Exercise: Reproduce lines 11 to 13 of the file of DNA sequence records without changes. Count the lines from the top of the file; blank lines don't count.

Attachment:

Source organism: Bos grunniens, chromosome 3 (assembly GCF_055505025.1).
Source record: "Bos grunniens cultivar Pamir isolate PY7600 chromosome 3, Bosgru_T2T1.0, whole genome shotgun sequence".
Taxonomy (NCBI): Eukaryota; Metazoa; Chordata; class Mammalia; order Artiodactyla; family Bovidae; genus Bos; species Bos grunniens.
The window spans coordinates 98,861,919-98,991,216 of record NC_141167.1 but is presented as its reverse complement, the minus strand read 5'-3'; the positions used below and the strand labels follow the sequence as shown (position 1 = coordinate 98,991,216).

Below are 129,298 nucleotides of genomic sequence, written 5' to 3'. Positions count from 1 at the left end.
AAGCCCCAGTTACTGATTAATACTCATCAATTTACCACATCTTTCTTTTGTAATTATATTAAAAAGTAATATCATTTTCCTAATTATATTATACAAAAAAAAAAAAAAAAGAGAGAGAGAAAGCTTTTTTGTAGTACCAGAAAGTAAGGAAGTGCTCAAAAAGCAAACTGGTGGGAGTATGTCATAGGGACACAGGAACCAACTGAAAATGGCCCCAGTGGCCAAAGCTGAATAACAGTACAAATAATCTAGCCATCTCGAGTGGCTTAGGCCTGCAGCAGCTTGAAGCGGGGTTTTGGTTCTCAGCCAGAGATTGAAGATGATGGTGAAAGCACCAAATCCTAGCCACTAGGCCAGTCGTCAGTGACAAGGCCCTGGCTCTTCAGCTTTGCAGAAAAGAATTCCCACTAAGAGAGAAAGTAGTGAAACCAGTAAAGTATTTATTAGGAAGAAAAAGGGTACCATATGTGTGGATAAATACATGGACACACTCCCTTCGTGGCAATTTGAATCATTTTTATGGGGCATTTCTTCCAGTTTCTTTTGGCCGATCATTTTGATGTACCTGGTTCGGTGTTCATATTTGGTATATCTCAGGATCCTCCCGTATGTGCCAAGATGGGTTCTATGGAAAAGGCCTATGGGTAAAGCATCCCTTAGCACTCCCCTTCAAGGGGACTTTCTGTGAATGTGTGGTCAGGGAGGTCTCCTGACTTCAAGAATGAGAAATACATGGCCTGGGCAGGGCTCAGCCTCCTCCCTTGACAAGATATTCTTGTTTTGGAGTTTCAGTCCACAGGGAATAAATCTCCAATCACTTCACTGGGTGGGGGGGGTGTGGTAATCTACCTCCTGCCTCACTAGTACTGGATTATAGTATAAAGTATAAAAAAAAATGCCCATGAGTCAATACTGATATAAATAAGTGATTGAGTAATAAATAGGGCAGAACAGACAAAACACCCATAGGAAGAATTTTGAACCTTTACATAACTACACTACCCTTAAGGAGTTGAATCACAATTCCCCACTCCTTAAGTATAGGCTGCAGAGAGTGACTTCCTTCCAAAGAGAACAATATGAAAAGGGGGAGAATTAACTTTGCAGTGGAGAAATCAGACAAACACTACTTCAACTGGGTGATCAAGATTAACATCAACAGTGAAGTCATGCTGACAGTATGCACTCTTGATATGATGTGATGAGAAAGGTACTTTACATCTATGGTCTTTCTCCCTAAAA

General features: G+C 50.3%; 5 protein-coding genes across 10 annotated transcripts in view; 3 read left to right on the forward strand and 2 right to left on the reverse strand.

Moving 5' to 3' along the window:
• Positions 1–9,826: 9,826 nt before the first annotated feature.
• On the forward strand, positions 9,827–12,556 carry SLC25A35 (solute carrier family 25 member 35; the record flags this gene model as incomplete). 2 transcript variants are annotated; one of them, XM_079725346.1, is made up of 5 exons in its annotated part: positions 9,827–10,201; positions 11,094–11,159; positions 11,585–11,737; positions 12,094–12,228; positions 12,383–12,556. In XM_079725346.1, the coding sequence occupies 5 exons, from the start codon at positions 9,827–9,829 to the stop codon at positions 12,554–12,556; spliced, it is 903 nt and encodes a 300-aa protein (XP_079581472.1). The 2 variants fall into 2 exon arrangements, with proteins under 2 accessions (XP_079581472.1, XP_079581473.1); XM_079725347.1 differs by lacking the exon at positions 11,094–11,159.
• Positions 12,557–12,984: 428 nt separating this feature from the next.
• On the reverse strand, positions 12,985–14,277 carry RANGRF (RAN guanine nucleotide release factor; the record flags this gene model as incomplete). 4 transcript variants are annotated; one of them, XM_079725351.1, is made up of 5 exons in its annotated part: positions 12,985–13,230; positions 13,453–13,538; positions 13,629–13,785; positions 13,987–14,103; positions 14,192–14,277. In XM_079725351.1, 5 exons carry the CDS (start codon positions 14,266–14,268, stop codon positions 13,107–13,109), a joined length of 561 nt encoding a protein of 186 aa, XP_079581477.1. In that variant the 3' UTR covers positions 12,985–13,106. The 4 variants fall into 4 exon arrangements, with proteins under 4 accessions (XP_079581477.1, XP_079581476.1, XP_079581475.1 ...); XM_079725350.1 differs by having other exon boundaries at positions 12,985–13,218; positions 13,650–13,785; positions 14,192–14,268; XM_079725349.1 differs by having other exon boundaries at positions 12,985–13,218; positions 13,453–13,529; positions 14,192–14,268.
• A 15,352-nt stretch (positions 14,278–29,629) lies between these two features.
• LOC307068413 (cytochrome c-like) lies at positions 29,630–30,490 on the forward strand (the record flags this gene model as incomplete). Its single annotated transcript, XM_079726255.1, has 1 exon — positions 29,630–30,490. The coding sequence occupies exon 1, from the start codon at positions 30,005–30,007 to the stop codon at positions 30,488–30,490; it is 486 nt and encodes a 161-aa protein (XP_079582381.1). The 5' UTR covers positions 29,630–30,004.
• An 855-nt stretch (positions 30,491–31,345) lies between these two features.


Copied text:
• Positions 12,557–12,984: 428 nt separating this feature from the next.
• On the reverse strand, positions 12,985–14,277 carry RANGRF (RAN guanine nucleotide release factor; the record flags this gene model as incomplete). 4 transcript variants are annotated; one of them, XM_079725351.1, is made up of 5 exons in its annotated part: positions 12,985–13,230; positions 13,453–13,538; positions 13,629–13,785; positions 13,987–14,103; positions 14,192–14,277. In XM_079725351.1, 5 exons carry the CDS (start codon positions 14,266–14,268, stop codon positions 13,107–13,109), a joined length of 561 nt encoding a protein of 186 aa, XP_079581477.1. In that variant the 3' UTR covers positions 12,985–13,106. The 4 variants fall into 4 exon arrangements, with proteins under 4 accessions (XP_079581477.1, XP_079581476.1, XP_079581475.1 ...); XM_079725350.1 differs by having other exon boundaries at positions 12,985–13,218; positions 13,650–13,785; positions 14,192–14,268; XM_079725349.1 differs by having other exon boundaries at positions 12,985–13,218; positions 13,453–13,529; positions 14,192–14,268.
• A 15,352-nt stretch (positions 14,278–29,629) lies between these two features.